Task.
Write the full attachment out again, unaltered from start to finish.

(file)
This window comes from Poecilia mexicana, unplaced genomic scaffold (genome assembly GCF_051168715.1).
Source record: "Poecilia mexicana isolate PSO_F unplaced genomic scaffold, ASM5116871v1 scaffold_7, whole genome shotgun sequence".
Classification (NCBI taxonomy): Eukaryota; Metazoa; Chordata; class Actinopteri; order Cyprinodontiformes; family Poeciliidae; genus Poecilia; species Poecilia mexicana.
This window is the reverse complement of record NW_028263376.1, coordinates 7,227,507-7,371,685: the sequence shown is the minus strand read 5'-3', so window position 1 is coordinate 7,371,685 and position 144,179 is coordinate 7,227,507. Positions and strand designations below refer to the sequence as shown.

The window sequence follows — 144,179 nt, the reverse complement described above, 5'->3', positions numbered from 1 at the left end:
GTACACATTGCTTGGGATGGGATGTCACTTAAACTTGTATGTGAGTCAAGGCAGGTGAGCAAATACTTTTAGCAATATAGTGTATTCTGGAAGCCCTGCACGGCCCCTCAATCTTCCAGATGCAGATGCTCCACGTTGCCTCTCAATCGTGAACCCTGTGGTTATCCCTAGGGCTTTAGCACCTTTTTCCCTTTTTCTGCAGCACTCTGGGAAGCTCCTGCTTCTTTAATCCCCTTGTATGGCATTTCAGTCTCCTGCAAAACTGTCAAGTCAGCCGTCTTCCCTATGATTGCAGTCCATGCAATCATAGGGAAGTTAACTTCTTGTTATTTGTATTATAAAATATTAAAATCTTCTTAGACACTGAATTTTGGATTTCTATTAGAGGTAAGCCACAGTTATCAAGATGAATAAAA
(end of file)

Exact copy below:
This window comes from Poecilia mexicana, unplaced genomic scaffold (genome assembly GCF_051168715.1).
Source record: "Poecilia mexicana isolate PSO_F unplaced genomic scaffold, ASM5116871v1 scaffold_7, whole genome shotgun sequence".
Classification (NCBI taxonomy): Eukaryota; Metazoa; Chordata; class Actinopteri; order Cyprinodontiformes; family Poeciliidae; genus Poecilia; species Poecilia mexicana.
This window is the reverse complement of record NW_028263376.1, coordinates 7,227,507-7,371,685: the sequence shown is the minus strand read 5'-3', so window position 1 is coordinate 7,371,685 and position 144,179 is coordinate 7,227,507. Positions and strand designations below refer to the sequence as shown.

The window sequence follows — 144,179 nt, the reverse complement described above, 5'->3', positions numbered from 1 at the left end:
GTACACATTGCTTGGGATGGGATGTCACTTAAACTTGTATGTGAGTCAAGGCAGGTGAGCAAATACTTTTAGCAATATAGTGTATTCTGGAAGCCCTGCACGGCCCCTCAATCTTCCAGATGCAGATGCTCCACGTTGCCTCTCAATCGTGAACCCTGTGGTTATCCCTAGGGCTTTAGCACCTTTTTCCCTTTTTCTGCAGCACTCTGGGAAGCTCCTGCTTCTTTAATCCCCTTGTATGGCATTTCAGTCTCCTGCAAAACTGTCAAGTCAGCCGTCTTCCCTATGATTGCAGTCCATGCAATCATAGGGAAGTTAACTTCTTGTTATTTGTATTATAAAATATTAAAATCTTCTTAGACACTGAATTTTGGATTTCTATTAGAGGTAAGCCACAGTTATCAAGATGAATAAAA